There was a time when surf lifesavers stuck to boats and patrols, however, two men believed getting rescue choppers in the sky would change everything.
It has been 50 years since Evan Walton and Ian Badham pioneered the Wales Bank surf rescue helicopter in Sydney, now known as the Westpac Rescue Helicopter Service.
Mr Walton brought the service to Newcastle in 1975, and soon it spread to Tamworth and Lismore.
In it's first year in Newcastle, the surf rescue chopper only spent six weeks in the skies, but Mr Walton knew it was a concept that would go strong and save lives for half-a-century, and more.
"I had a lot of faith," he said.
"A lot of people thought it was ahead of the time ... look where it is now."
Today the service's main duties now are responding to serious accidents and medical emergencies and providing aeromedical support, and urgently transferring patients between hospitals for treatment.
In the 50 years since the service launched, Mr Walton said it was amazing to hear how many people commented that they were comforted by the sound of the helicopter in the air.
"I get a buzz, always," he said.
Mr Walton, a life member of the Merewether Surf Life Saving Club and later the first administrator of Surf Life Saving NSW, went on a training trip to New Zealand in 1971.
In Auckland, he found they were using a bubble-style helicopter with a static rope.
"We had to do a lot of work before the government would accept that we could do these sorts of surf rescues," he said.
The Wales Bank surf rescue helicopter service was launched in Sydney in 1973.
Taking flight in Newcastle
By 1975, Mr Walton had convinced Newcastle surf lifesavers to get on board.
Then, on December 7, 1975, the unbelievable happened.
Newcastle's first rescue helicopter - rented from a private company - was on Merewether Beach for its own launch party.
It was flanked by the Sydney helicopter and the Central Coast helicopter, while the lord mayor, dignitaries and the media gathered to mark the historic occasion.
But just a short distance away, a little boy was climbing the cliffs behind the Merewether baths and had become stuck.
"So our helicopter was actually called out, in the first instance, to do a job," Mr Walton said.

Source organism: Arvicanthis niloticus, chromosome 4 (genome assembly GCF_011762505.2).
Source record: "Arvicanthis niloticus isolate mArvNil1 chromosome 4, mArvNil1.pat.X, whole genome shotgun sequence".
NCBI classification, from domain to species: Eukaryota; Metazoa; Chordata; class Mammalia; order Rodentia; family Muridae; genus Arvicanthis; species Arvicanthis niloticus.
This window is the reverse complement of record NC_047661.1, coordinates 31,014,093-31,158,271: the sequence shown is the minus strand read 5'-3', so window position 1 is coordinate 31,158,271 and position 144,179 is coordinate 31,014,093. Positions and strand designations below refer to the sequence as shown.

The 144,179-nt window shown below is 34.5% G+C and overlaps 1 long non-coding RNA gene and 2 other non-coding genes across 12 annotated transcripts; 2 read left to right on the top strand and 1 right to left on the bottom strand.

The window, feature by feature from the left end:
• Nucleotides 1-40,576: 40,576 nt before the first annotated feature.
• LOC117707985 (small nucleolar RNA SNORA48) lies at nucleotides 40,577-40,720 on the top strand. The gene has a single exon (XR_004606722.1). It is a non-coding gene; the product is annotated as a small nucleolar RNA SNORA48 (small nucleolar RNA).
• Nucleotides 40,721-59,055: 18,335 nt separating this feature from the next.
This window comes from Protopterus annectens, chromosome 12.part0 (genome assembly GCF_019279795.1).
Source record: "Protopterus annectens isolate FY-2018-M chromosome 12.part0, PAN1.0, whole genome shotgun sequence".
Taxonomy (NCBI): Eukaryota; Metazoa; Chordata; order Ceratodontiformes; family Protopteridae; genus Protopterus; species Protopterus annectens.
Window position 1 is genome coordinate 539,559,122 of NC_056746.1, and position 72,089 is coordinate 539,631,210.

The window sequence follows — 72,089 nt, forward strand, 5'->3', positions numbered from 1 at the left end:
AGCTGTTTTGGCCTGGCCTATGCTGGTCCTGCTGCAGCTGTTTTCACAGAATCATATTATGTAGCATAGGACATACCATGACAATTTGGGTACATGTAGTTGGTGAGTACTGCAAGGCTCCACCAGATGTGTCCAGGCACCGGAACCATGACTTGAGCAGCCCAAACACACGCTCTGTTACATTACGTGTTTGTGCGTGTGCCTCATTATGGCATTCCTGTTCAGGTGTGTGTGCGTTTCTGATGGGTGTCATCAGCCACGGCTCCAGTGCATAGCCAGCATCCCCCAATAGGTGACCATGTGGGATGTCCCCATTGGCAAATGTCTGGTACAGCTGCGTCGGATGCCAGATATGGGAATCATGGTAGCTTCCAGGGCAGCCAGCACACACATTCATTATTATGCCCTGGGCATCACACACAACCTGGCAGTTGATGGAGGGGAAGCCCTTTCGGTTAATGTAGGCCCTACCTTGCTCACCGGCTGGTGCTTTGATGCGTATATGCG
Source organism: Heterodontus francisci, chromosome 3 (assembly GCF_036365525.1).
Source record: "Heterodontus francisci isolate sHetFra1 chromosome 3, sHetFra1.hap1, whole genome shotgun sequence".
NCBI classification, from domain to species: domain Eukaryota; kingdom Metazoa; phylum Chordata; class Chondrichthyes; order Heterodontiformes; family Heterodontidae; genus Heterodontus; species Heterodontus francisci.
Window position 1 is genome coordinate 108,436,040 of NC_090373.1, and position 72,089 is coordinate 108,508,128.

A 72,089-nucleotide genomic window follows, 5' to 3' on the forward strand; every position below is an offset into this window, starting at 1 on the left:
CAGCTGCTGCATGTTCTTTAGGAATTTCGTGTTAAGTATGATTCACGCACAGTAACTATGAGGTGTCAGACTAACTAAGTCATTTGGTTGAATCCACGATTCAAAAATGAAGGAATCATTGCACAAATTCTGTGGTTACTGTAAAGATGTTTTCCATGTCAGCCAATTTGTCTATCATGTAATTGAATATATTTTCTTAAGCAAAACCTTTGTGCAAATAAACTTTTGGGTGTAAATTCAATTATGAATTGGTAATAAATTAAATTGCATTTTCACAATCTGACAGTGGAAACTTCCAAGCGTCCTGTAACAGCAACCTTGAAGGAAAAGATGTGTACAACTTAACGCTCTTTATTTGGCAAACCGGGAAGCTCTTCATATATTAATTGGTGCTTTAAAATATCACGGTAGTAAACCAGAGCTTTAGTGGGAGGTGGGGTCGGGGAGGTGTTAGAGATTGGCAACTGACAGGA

"You can't believe it."
In front of everyone, it had already proven its worth.
"You can rest assured, the community out there are in very, very good hands," Mr Walton said.
That first chopper was a Bell 47, a bubble-shaped machine with a tail and rotor on top.
A far cry from the four high-tech helicopters used by the service today, the stretcher for the patient was attached to the outside of the aircraft.
Mr Walton reflected on a mission for a girl who had come off a horse.
He said he was leaning out the door of the chopper, holding her to keep her calm as she lay face-down on the stretcher.
"She'd lift her head up a little bit and all she could see was waves underneath her so she put her head back down again," he laughed.
"Now and again she would say 'how are we going?' and I'd just say 'good, nearly there'."
The community's helicopter
ALAN Nightingale was trapped in his car in a paddock off the Golden Highway for more than an hour when he was told the chopper was coming for him.
Another vehicle had veered onto his side of the road and hit him head-on near Jerrys Plains on July 31, 2019, causing him multiple serious injuries.
"To know that the helicopter is on its way is very comforting," he said.
Mr Nightingale was extracted when the roof was cut off his car, and the Westpac Rescue Helicopter flew him to John Hunter Hospital.
"It took a matter of moments, rather than a matter of hours," he said.
"It's not a ride that you want to have, but when you need to have it, you know you've got the best."
The teamwork and camaraderie between air crewman, paramedics, pilots and doctors is paramount on the helicopter.
"All of them have hearts of gold ... there's no one more amazing on the planet," Mr Nightingale said.
Despite his ongoing health battles, Mr Nightingale launched the inaugural Muscle in the Brook car and bike show last year.
The community rallied to raise more than $16,600 to support the service.
"We've all been touched by it in some way over those many years it's been in the air, everyone's got a story," Mr Nightingale said.
"To be able to give something back to the helicopter not only for what it did for me, but for everybody up here, it's just such an integral part of the community.
"You feel like the helicopter is a part of who we are.
"We really do feel like we own it, and we do what we can."